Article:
Unicorpse and The Moral Hazard of Making Unicorns

UnicorpseI’m sure that many more thoughtful than me have written about the moral hazard of venture capital. In economics, moral hazard occurs when one person takes an unreasonable risk because someone else will bear the burden of the negative consequences. In the age of unicorns, the moral hazard in venture capital has never been greater. Moral hazard and exuberance to make unicorns leads to unicorpses. I was reminded of this today during a conversation with an emerging growth business run by capable, yet young entrepreneurs.

The Situation

The 20 something entrepreneurs with whom I was talking have built a solid, already profitable business generating $4.3 million ARR. The company has taken a total of $200k of outside financing. With a modest amount of incremental capital, the business has the potential to be a $30 to $50 million revenue business in 5 years and to be meaningfully profitable. Such a business could easily fetch $100 to $150 million in exit value, producing a significant amount of wealth for the entrepreneurs. In addition to producing personal wealth, after such an exit the entrepreneurs will have built a successful company, made money for their investors, established a reputation for themselves and find themselves with the personal wealth necessary to finance the start of their next business. They would be imminently “back-able” and set up nicely for a long and productive career.

Objectively, a $100 to $150 million exit in three to five years is possible for this company. Objectively, a unicorn type multi-billion exit isn’t likely. But sticking to the straight and narrow of building a solid profitable business is hard. Bad influences abound. Entrepreneurs, like the ones running this company, are flooded with tech-centric news about the birthing of a unicorns and are shielded from the harsh reality of entrepreneurial failure. The infrequent unicorn gets lots of press where the 40% failure rates that plague venture capital fade to black. It is no wonder then that many entrepreneurs (particularly young entrepreneurs) fall victim to the instinct to try to make their company into a unicorn. Lets go raise $[fill in the blank] and pursue [fill in big hair audacious goal] becomes the mantra, whether or not the opportunity has unicorn characteristics or the use of proceeds is well aligned with what the business is. Raising all of that capital leads to spending, and higher burn. After all “we’re not giving you the money to have you save it” and “you can’t save your way to success” are common refrains. In most situations, higher burn rate equals higher risk of failure. High risk, but not necessarily higher reward.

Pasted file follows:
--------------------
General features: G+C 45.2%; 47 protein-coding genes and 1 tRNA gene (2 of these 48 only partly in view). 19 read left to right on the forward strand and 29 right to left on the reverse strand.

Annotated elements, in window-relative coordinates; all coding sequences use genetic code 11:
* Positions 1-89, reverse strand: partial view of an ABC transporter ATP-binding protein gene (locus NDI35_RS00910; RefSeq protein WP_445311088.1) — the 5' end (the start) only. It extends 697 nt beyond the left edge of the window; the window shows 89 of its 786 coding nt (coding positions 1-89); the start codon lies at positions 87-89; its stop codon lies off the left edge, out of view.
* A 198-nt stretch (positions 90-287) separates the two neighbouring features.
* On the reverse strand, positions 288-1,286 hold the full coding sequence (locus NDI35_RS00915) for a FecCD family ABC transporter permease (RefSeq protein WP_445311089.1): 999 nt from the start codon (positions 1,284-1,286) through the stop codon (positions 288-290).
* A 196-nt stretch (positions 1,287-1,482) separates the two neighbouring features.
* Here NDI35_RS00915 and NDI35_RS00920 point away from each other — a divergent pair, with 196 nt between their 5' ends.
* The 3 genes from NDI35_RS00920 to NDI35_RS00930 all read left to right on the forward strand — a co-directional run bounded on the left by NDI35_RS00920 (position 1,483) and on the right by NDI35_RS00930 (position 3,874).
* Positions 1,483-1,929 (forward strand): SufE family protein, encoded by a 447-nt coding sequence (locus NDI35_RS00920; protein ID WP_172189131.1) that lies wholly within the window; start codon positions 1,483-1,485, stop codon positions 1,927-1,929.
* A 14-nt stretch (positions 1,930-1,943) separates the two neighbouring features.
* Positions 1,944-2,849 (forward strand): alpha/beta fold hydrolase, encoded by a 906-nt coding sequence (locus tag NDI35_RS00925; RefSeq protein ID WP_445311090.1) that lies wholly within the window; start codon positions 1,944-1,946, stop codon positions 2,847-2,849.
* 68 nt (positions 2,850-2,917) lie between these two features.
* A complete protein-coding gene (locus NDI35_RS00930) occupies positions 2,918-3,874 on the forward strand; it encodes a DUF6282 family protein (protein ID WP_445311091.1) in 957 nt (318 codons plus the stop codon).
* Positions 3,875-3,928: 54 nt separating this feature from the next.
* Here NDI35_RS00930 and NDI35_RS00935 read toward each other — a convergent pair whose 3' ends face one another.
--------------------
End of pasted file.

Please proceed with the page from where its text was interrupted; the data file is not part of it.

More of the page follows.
Who mourns the unicorpse?

With high-loss rates and returns concentrated in a small number of investments that go full unicorn, venture capital is more fraught with moral hazard than ever. Venture capitalists have portfolios and their performance is generally evaluated at a portfolio level. This portfolio level evaluation applies whether the evaluation is of a firm or an individual investing partner. Venture capitalist cares less about the success or failure of any single investment than the success of his/her overall portfolio. Knowing that loss-rates are high and returns are concentrated in a few large deals, venture capitalists have an inherent incentive to swing for the fences on every investment, increasing the risk and potential reward of each investment.

Who bears the cost? The entrepreneur.

Pragmatically speaking, an entrepreneur can manage only one entrepreneurial endeavor at a time. In fact, we investors often tacitly, if not explicitly, require this. We want the entrepreneur single-threaded, we need the entrepreneur single-threaded. I’ve got a portfolio, but you put all of your eggs in one basket…